Lessons learned: we should have studied which doctor would enable the VBAC the most flexible way – not of course at any cost. Since we only started to look for a pre-arranged doctor who would be on hand when it was needed regardless of hospital schedules. We were lucky to have the best doctor around on his schedule that time.

    So you’ve got to learn the hospital protocol beforehand and choose a doctor or even another hospital if you can to make sure your desire on a VBAC is supported. Worst case scenario would have been a programmed caesarean, when the mother cannot even start the labor which is told to be needed for both mother and baby, physically and emotionally in a healthy way. If you can choose at least let the contractions start and you can still opt for a c-sect if needed.

    All of this happened in a hospital of a small town just outside of Budapest, Hungary, Central Europe.

  3. Sarah

    I had an emergency c-section with my first after the baby went into distress. I’m going for a VBAC this time around. My dr says she’s supportive however as we get closer she’s insisting on a scheduled C-sect at 40 weeks. She feels the risk is too high to carry past 40 weeks. Any advance on how to politely refuse? I feel like if I refuse a scheduled c section I’ll be left without care and then will need to just show up to the hospital once I’m in advanced labor. However, since we have no idea when labor will begin, I feel it’s taking a huge risk to just sit it out without medical care. Any insight would be greatly appreciated!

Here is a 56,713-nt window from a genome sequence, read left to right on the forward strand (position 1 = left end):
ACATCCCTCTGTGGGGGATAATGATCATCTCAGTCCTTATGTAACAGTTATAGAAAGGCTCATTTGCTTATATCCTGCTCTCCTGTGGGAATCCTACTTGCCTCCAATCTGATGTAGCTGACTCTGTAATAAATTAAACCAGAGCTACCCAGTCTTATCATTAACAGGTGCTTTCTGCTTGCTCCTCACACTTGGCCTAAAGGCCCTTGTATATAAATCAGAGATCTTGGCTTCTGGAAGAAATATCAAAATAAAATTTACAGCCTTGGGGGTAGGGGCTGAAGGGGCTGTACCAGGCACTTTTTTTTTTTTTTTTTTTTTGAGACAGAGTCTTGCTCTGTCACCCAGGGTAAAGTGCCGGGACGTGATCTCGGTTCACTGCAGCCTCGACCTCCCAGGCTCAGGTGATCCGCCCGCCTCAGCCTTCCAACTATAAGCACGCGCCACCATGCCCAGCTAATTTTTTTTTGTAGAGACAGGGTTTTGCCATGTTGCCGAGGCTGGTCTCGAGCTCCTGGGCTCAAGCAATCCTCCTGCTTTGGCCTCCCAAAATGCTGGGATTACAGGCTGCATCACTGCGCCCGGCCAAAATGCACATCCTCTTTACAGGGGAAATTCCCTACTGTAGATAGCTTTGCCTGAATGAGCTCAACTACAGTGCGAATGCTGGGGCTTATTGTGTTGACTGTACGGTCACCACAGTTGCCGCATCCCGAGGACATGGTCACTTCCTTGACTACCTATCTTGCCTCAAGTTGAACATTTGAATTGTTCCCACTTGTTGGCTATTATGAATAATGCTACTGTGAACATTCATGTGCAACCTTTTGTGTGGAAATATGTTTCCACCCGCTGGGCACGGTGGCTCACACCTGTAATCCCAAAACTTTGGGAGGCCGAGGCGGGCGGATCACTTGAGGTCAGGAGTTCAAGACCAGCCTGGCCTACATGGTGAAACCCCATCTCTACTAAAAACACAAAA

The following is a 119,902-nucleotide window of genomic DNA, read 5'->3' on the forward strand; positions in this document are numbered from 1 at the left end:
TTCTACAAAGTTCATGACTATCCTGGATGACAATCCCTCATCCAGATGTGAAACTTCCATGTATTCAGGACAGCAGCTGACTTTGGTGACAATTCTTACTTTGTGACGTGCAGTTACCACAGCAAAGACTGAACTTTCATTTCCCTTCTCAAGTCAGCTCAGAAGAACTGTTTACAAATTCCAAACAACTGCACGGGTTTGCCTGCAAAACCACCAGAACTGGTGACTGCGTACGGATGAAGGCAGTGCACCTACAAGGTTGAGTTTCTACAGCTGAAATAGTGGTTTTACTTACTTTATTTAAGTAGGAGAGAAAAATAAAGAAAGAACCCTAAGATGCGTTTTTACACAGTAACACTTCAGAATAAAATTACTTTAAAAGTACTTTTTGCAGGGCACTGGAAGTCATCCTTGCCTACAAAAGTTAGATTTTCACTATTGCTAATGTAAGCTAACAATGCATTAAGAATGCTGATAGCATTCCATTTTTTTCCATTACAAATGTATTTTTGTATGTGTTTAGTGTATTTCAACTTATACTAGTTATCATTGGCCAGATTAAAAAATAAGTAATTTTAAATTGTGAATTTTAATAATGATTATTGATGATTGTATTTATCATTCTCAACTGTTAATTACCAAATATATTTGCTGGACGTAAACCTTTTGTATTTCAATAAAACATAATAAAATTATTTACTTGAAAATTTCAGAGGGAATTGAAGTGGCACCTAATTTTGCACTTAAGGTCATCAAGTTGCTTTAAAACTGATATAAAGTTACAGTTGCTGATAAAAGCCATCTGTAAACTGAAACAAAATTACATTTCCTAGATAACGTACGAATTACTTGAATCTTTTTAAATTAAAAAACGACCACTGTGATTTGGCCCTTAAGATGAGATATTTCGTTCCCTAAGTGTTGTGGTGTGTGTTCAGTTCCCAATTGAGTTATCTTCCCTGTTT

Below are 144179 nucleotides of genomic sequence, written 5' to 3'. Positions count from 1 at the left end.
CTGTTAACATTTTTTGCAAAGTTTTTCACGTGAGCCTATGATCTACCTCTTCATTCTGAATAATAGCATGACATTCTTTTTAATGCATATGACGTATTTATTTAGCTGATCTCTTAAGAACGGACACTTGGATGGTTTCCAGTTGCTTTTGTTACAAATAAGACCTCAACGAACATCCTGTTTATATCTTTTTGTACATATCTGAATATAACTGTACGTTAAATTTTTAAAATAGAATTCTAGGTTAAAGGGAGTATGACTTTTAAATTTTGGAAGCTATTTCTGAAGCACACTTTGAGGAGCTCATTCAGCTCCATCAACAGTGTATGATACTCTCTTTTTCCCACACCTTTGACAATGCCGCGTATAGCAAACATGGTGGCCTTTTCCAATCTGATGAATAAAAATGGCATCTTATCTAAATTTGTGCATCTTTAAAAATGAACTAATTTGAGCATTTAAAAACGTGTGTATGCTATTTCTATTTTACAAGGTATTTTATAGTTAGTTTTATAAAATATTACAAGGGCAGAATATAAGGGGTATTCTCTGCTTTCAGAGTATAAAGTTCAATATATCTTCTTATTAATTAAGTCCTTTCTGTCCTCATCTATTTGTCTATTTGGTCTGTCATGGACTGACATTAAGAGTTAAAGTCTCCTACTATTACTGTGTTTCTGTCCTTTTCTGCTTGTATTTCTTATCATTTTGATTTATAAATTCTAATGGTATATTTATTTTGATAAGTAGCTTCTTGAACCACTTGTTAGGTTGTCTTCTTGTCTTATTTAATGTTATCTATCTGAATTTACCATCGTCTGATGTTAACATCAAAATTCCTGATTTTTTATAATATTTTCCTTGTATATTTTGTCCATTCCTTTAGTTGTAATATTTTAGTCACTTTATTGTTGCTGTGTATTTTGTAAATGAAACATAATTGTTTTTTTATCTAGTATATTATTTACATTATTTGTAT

1. Jen Kamel Post author

      Hi Sarah,

      I am so sorry that you are in this situation, but you are certainly not alone.

      I shared your story here and a lot of women had some great advice.

      A lot of women feel like you: they don’t want a surgical birth just because they are pregnant after 40 weeks. And ACOG says being pregnant after 40 weeks is not a reason to have a cesarean. It’s never to late to switch providers if you feel that your provider will not respect your wishes.



  4. Tiffany C

    I live in Davenport, Ia. I currently had 3 c sections against my will because these doctors refuse to do a vbac. First one in 2005 was an emergency c-section understandable. 2nd 2006 my second dr didn’t want to do vbac and at that time I didn’t know he was practicing without a license and being sued. 3rd new Dr 2013 just simply refused to do a vbac. Now I’m pregnant and long for a vbac I refuse to take no as an answer as I do have rights and have researched. I just found out that my Dr now doesn’t want to do a vbac after its been discussed since my first appt but the catch I go to The Group so its a group of different Dr’s I see and none of them have said anything until I met this new one on Friday now she wants me to go to IA City which is 45 min away. I’m at witts end. At the end of the day I’m thinking the one taking a risk they’re still getting paid for it so why does it matter but 1 thing I do know is I will not have another c-section. I feel like I’m so alone. I just want to scream cuss the whole 9 but I stand by my decision.

    1. Jen Kamel Post author


      I hear you and I’m sorry that VBAC wasn’t an option for you after one or two cesareans. Now you have three and the options are even slimmer.

      I also hear that if you drive 45 minutes, you might have a supportive provider? That is definitely something to consider. I would meet with that provider and see what they have to say.

      For many women, they have to drive many hours, or even fly, in order to have a supportive provider at their birth.

      Best of luck!